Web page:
How to Match Your Content Strategy with the Buyer’s Journey

Since my early days of writing in grade school, one rule has remained constant: developing content with the audience in mind. Whether you’re writing about your imaginary friend in first grade or about a B2B product or service, it is critical to define the audience and then deliver the right content to that audience. Always ask yourself:

Why am I writing? For whom? - Writer or author questions on a napkin with a cup of coffee

To take a soundbite from Field of Dreams, “If you build it, they will come.”

The B2B content consumption stats are out there. Nearly 64 percent of B2B technology buyers say that they read between 2 to 5 pieces of content before making a purchase.

However, creating content that satisfies B2B buyers’ appetites is no walk in the park. In fact, a recent study has shown us that many major brands are working with startups and smaller agencies to handle content development and social media.

With these thoughts in mind, I want to walk through some ways to map your content strategy to match the three primary stages of the buying cycle and the types of content that might resonate best with the audience at each stage.

Flow Chart

Stage 1: Brand Awareness

Qualities of this visitor: Before we go any further, these visitors are not interested in being pitched by sales. Instead, they’ve likely stumbled upon your brand to see what you know about their challenge and the industry as a whole.

What content marketers need to consider: When targeting this stage of the buying journey, content marketers need to think about developing assets that can spread the word about the brand. The more sets of eyes this material draws, the better your chances are of turning one of these visitors into a “hot lead” down the road.

It’s also important to note that this content should NOT be gated. Any disturbances to the user experience (even asking for an email address) could result in the user hitting the big red “X” and moving on to a competitor’s site.

Types of content for this visitor: Developing (if you don’t have one in place) or leveraging your company blog is a perfect platform when creating content that is designed to generate brand awareness. Curated lists, infographics, interviews and guest posts are all great options to consider at this stage.

Once you’ve developed this content, be sure to share it on social media and reach out to industry publications for possible coverage.

Here are some examples of content designed to drive brand awareness:

Stage 2: Consideration

Qualities of this visitor: At this stage of the buying cycle, prospects are likely looking for content that meets their personal or organizational needs. While they may not be ready to buy at this very moment, they’re looking at you to help them overcome their challenges, which presents a great opportunity to make your mark as a brand.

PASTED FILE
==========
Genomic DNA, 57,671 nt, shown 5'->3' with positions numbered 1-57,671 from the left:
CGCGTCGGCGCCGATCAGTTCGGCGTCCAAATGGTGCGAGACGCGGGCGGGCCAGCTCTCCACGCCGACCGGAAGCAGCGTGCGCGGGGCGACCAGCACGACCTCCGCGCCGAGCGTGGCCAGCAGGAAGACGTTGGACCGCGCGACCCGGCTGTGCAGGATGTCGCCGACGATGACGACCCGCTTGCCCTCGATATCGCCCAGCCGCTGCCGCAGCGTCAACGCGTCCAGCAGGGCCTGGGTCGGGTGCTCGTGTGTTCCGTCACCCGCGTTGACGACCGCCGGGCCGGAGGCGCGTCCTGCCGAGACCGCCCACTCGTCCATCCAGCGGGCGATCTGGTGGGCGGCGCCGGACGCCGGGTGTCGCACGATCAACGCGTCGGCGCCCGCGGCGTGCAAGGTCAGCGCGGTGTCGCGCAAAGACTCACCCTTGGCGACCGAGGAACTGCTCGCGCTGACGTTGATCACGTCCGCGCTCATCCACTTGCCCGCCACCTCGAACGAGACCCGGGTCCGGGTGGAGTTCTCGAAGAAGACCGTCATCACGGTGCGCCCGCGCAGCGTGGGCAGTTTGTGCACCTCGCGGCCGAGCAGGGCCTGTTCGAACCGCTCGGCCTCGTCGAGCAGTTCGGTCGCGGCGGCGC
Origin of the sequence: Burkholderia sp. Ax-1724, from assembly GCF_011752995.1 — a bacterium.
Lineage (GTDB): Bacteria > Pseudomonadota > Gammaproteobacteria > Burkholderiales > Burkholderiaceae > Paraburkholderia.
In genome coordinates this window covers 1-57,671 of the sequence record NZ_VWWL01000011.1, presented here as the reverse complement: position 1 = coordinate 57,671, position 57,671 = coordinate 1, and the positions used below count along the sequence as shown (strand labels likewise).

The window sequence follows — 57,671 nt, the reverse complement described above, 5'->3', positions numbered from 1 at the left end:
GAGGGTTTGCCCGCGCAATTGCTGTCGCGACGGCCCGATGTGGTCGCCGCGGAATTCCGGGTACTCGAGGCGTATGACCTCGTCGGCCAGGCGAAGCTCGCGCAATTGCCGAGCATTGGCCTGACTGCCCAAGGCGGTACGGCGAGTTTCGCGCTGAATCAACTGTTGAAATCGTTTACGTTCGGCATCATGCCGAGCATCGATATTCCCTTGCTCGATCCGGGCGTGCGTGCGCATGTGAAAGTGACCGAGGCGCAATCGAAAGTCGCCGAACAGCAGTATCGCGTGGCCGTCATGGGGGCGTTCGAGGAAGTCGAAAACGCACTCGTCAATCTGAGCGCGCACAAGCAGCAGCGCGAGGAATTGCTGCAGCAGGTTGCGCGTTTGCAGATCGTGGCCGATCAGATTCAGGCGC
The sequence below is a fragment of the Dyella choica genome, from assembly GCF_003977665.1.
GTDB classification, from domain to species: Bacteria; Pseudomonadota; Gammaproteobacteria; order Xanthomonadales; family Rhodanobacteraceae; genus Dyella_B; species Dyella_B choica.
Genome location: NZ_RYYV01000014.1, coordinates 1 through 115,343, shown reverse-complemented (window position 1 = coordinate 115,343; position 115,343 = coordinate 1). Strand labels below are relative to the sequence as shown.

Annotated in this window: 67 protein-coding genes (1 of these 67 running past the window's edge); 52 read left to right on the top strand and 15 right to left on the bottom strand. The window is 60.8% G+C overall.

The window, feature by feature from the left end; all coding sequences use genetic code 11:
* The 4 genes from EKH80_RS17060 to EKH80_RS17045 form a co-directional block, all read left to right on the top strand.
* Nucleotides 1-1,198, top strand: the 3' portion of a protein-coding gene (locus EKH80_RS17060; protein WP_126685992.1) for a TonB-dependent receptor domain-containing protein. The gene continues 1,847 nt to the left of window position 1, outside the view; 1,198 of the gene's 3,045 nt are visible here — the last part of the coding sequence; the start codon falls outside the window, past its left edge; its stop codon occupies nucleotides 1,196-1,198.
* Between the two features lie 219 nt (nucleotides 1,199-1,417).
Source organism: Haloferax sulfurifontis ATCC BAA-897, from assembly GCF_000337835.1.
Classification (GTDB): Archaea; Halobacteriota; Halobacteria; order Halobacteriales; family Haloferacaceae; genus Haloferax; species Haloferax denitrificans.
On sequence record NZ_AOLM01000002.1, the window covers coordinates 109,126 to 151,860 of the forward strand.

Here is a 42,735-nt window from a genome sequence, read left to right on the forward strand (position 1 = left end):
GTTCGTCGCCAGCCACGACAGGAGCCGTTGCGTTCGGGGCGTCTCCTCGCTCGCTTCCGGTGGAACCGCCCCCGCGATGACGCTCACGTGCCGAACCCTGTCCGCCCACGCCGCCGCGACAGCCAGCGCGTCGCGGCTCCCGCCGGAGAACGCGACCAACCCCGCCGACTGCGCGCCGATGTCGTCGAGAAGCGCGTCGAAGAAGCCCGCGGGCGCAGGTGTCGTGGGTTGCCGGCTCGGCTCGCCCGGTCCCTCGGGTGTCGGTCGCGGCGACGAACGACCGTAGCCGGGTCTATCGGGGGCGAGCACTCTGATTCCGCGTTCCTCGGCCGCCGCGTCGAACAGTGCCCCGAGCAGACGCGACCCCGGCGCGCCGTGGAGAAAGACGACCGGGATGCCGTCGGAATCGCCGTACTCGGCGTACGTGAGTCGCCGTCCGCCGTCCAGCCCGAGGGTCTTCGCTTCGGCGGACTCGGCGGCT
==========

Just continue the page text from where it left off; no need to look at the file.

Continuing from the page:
What content marketers need to consider: Regardless of the types of content being used during this stage, make sure to keep branding and overall tone consistent. The buyer at this stage has likely narrowed their options a bit, and will begin to evaluate your brand against another or several others.

Something as little as the language used across website content or the manner in which it is present could make the difference between prospect and buyer. Additionally, since the visitor has likely made at least one other touch with your brand at this point, asking for basic personal information to start the conversation is acceptable here.

Types of content for this visitor: Targeted content is very important at this stage. Think about ways to provide solutions to common industry challenges and showcase how your brand can help. Keep a finger to the pulse of social media and search engine queries to identify these opportunities. Case studies, whitepapers, eBooks, webinars and industry reports are all good places to start.

Here are some examples of content designed to support the “Consideration” stage:

Stage 3: Ready to Buy

Qualities of this visitor: Thanks to your brand awareness and “consideration” content initiatives, this visitor is at the stage of the buying process where they’re ready to be contacted by sales or even better, make a purchase. This gives content marketers an opportunity to provide the visitor with all the critical information they’re looking for.

What content marketers need to consider: At this stage, content marketers need to be ready to provide clear and 100% transparent information about their products and services. By not providing this critical information, you could risk the chance of losing the customer to a competitor that is more up front about their prices and offerings.

Types of content for this visitor: So, what types of content should you leverage when thinking about closing a deal (Pro tip: work close with the sales team during this process)? I would suggest generating detailed tutorials (videos, how-to posts, etc.), pricing sheets, testimonials, help and support documentation and more.

Here are some examples of content designed to support the “Ready to Buy” stage:

Final Thoughts

With each piece of content you create, make sure you ask yourself what part of the buyer’s journey it will assist. Doing so will lead to more satisfied website visitors and will help you prove the value of your content strategy to executives within the organization.

How do you align your content strategy with the buying cycle?

Connect with me on Twitter or drop a comment below to get the conversation started!

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